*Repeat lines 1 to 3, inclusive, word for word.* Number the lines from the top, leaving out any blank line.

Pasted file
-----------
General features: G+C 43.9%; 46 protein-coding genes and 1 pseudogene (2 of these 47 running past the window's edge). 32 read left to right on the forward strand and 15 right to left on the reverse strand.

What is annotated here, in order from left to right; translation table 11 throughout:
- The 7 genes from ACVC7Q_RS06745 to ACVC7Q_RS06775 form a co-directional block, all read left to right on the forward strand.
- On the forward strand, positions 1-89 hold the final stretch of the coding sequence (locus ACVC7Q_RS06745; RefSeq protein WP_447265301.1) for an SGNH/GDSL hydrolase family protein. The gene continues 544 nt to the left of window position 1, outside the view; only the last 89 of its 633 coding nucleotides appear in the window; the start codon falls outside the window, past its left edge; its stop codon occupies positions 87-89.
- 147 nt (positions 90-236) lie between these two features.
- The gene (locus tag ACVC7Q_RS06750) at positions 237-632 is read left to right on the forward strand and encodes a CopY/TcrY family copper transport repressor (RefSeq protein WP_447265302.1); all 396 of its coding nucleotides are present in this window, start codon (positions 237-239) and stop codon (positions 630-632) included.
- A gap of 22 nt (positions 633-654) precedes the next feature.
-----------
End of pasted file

General features: G+C 43.9%; 46 protein-coding genes and 1 pseudogene (2 of these 47 running past the window's edge). 32 read left to right on the forward strand and 15 right to left on the reverse strand.

What is annotated here, in order from left to right; translation table 11 throughout:
- The 7 genes from ACVC7Q_RS06745 to ACVC7Q_RS06775 form a co-directional block, all read left to right on the forward strand.